New efficiency rules for electric motors will take effect in the EU from July 2023. The aim: to reduce electricity consumption and thus strengthen climate protection. Motors in various power ranges are affected by the eco-design regulations. Daniel Lehmann, Product Manager Motors at KEB, explains what exactly lies behind the regulations and what effects they have for users of KEB motors.
To what extent are users of KEB motors affected by the new regulations and what should they do?
Basically, the eco-design regulations are binding for all manufacturers and suppliers who place electric motors on the market in the EU. However, there is good news for KEB motor customers. The majority of the motors in KEB's portfolio already meet the requirements that will apply from 2023 or are not affected by the regulations. For example, our synchronous servo motors are designed to be efficient per se and are therefore not subject to any new regulations. For single-phase and Atex motors, we offer solutions that meet the stricter EU eco-design directives. Should our customers have any further questions regarding the new regulations, we will of course be happy to answer them at any time.
What exactly do the efficiency regulations imposed by the EU say?
At the core of the regulation is the efficiency of the motors, categorised according to IE classes. A tightening of the rules in this regard already came into force in July 2021. According to this, motors with a power of 0.12 to 0.75 kW had to fulfil the IE2 obligation and motors in the power range of 0.75 to 1,000 kW had to fulfil the IE3 obligation. On 1 July 2023, a further step in the regulation will now take effect: three-phase asynchronous motors from 75 to 200 kW must comply with the IE4 class, with brake motors and drives for the Ex area being exempt. In addition, the scope of the efficiency rules will be extended to single-phase motors and Atex motors, which will then have to meet the minimum efficiency required by law.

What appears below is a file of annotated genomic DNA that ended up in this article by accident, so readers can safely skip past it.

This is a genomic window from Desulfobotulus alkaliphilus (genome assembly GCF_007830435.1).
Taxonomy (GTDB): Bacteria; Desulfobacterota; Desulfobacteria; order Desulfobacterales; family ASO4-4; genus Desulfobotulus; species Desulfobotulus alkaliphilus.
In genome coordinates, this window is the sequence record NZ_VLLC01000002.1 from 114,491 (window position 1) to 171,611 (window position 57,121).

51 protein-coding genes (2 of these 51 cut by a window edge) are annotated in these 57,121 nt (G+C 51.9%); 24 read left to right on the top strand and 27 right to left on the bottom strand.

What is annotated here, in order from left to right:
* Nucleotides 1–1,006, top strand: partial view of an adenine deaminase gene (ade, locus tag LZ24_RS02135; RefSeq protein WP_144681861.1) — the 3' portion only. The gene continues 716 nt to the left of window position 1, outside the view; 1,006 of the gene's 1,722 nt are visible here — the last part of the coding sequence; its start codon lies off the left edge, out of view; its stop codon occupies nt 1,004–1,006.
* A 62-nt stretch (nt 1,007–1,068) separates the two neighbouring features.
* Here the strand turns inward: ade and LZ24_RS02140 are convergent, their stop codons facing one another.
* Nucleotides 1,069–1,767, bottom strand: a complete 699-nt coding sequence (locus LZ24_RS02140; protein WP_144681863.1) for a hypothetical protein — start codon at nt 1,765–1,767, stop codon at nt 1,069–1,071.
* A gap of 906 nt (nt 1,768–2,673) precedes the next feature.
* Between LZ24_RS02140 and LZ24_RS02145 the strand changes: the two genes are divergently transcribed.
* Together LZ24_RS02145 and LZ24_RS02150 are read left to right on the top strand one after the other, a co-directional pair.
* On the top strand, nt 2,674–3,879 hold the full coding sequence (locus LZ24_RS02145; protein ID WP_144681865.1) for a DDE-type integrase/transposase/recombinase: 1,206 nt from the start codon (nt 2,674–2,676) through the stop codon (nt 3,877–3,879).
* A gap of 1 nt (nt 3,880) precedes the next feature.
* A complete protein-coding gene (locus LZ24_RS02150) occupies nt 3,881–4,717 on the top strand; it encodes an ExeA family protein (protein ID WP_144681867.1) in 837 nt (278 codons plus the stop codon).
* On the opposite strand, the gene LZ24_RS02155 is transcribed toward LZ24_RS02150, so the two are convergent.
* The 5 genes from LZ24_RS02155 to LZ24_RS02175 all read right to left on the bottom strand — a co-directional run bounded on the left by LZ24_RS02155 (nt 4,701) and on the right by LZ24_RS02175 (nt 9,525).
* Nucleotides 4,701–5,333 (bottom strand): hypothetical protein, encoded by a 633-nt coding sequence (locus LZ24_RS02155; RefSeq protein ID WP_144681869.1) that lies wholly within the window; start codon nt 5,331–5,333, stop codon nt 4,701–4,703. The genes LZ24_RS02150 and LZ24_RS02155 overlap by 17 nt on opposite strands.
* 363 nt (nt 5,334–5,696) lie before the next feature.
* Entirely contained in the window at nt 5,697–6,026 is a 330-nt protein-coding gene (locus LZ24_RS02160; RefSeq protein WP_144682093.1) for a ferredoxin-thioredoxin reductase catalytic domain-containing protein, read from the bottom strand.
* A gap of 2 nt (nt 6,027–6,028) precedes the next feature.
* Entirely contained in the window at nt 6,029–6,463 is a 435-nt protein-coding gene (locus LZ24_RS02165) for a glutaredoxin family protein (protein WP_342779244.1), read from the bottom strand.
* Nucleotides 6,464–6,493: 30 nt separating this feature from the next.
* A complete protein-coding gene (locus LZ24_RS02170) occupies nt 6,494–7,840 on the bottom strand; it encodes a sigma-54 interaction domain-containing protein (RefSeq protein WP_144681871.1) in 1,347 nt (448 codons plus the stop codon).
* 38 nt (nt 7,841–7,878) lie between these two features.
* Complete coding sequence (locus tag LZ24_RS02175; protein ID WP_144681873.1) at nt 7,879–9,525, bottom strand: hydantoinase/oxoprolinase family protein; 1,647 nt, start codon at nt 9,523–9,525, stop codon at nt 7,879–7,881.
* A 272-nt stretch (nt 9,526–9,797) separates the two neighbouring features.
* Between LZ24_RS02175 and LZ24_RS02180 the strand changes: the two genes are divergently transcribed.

What is the background to the new requirements for electric motors?
According to the European Commission, there are currently around eight billion electric motors of all sizes in use in the EU area alone. They consume a significant part of the total electricity generated in the EU. Against the background of limited resources and advancing climate change, there have been increasing demands on the efficiency of three-phase motors over the course of time. The resulting low power consumption protects the environment, and users of the motors can also make noticeable financial savings. The amount of savings depends on the power, efficiency and running time of the efficiently designed motor.